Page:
In “Children of the State,” Jeff Hobbs writes about the school-to-prison pipeline and life in the juvenile “justice” system.
For many kids, a mistake made at age 13 or 14 — often resulting from external factors coupled with a biologically immature brain — can resonate through the rest of their lives, making high school difficult, college nearly impossible, and a middle-class life a mere fantasy.
Writing with great heart and sensitivity, Hobbs challenges preconceived perceptions about how the juvenile justice system works — and demonstrates in brilliant, piercing prose: No one so young should ever be considered irredeemable.
REVIEW: ‘The Legend of Zelda’ is a sprawling masterpiece
Updated 08 June 2023
LONDON: In 2017, “The Legend of Zelda: Breath of the Wild” broke records and received glowing critical acclaim. It sold about 30 million copies and set the benchmark for open world exploration games for the Nintendo Switch.
The recent release of “The Legend of Zelda: Tears of the Kingdom” had big shoes to fill, but it has already surpassed expectations, selling over 10 million copies within three days of its release.
There is a trend in games reviews to estimate how much time a game will take to complete, but with the new “Zelda” game this is almost impossible. Talk on social media is replete with gamers who have already spent 60 hours on it without really proceeding along the main narrative arc of the story.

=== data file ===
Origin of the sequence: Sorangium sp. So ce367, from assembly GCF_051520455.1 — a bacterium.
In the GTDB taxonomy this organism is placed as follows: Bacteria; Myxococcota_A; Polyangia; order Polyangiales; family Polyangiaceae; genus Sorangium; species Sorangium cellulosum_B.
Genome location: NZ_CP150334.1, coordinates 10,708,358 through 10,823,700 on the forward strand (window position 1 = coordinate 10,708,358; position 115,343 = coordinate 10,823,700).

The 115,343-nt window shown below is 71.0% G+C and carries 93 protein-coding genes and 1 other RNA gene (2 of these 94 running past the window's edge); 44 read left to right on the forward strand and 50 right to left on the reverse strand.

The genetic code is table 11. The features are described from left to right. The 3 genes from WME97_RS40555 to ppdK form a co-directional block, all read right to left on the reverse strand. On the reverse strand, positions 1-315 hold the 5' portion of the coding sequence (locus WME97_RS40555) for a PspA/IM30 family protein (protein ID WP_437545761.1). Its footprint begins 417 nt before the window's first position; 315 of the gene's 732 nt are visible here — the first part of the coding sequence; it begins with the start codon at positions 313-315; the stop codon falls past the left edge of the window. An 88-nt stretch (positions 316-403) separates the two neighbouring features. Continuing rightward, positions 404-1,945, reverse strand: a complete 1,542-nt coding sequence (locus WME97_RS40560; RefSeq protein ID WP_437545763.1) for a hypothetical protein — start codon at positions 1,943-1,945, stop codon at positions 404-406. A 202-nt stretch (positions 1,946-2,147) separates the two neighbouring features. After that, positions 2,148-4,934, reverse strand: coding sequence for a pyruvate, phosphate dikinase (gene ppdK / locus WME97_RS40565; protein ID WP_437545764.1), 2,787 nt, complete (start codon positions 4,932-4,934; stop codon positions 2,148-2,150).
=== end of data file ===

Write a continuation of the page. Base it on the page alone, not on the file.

Indeed, such is the enormity and complexity of the world that you are dropped into that it is almost a daunting game to invest in. But if you have the time — and, of course, the portability of the Switch allows for a supreme flexibility — then a world of wonder awaits.
Within five minutes of taking on the role of Link, the famous elfin like hero, you have lost the Princess Zelda that you have sworn to protect, had your sword reduced to a useless husk, and lost an arm in the process of unleashing an ancient evil lying dormant below Hyrule Castle.
Link awakes in a kingdom in the sky tended to by a benevolent ghost who replaces the missing limb with a powerful version of his own allowing Link a series of game changing powers. These are the essential difference from previous Zelda titles as the new arm allows Link to manipulate his environment, build unique weapons, reverse time, and ascend through solid structures.